Coliseum Mountain, Nordegg

October 2017 – Nordegg, AB near David Thompson Area

Directions: Going west from Rocky Mountain House down Hwy. 11, take the turn off just across from the Nordegg town access (Shunda Road).
Time: Approximately 4-5 hours total
Elevation: 2,035 m
Elevation Gain: 915 m

I haven’t really spent any time in the David Thompson area but it’s only 3 hours from Stony Plain. It’s a quieter, almost more mysterious area than the National Parks. Sarah and I took the day off work and drove there. She wanted to leave at 5 am as always, but I convinced her that since I hadn’t picked a super long hike, she should let me sleep in until 7 😪 it ended up being a really full day so she was right.

We drove on the back roads through a reserve and she stopped to pet a few wild horses. We eventually got to a truck stop on the reserve where a woman told us that the owner just let his horses run free 😡 the vibe was eerie, there wasn’t any farmed fields, just forests and hardly another car in sight except for those going to work in the backroad power plants. Eventually we found range road 152a but as usual, thanks to google, it went the opposite way. You could tell where Coliseum Mountain was, it’s super unique in that it literally looks like a coliseum shape on the top. So we took 152b, also labelled as Shunda I believe? Forgive me if I’m wrong because I forget. There was then amazing signs the whole way down the road that said “Coliseum Trail”. We were the only ones in the parking lot which was right next to what looked like a couple cabins. Again, not a soul in sight.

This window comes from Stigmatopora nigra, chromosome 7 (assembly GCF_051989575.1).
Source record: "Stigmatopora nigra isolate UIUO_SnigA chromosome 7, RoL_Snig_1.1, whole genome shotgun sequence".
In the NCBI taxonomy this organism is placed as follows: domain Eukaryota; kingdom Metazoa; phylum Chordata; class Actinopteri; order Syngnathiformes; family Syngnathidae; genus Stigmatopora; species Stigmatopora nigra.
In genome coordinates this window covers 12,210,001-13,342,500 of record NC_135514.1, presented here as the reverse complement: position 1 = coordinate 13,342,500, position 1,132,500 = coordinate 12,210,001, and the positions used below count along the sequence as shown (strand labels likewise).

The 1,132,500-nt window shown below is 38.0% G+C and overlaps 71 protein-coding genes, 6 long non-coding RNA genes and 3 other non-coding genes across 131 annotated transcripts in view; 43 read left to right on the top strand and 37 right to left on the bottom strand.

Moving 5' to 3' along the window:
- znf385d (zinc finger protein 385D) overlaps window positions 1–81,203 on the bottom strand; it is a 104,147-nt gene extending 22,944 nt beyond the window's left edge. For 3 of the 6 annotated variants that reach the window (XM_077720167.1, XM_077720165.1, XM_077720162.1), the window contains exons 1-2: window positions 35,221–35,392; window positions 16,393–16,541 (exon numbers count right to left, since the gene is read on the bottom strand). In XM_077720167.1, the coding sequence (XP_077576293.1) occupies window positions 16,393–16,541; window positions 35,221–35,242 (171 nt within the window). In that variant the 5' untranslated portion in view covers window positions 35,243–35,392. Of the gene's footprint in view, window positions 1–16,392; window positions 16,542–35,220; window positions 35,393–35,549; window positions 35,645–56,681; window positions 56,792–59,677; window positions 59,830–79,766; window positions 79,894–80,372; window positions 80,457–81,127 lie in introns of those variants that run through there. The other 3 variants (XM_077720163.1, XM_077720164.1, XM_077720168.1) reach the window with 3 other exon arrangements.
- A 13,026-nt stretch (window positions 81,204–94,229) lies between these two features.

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Being in love with someone who loves you back reminds me of taking off on an airplane. There’s this rush of excitement for what’s to come, mingled with nerves in the depths of your stomach. You agreed to be on this plane because you have a sense of trust for the pilot; as much as you can trust your life in someone else’s hands anyway. You know there’s always a risk of it crashing but it doesn’t seem likely enough to worry about. You know there may be some turbulence to come along the way but again, this could not keep you off the plane. And as the rest of the world twinkles down below you, you float along in ignorant bliss knowing you don’t have to come down just yet.

-J

Waterton, AB

Edit: beautiful Waterton was touched this summer after I left by the wildfires, within feet. A sobering reminder to enjoy opportunities while you can. I’m so lucky to have seen this gorgeous place.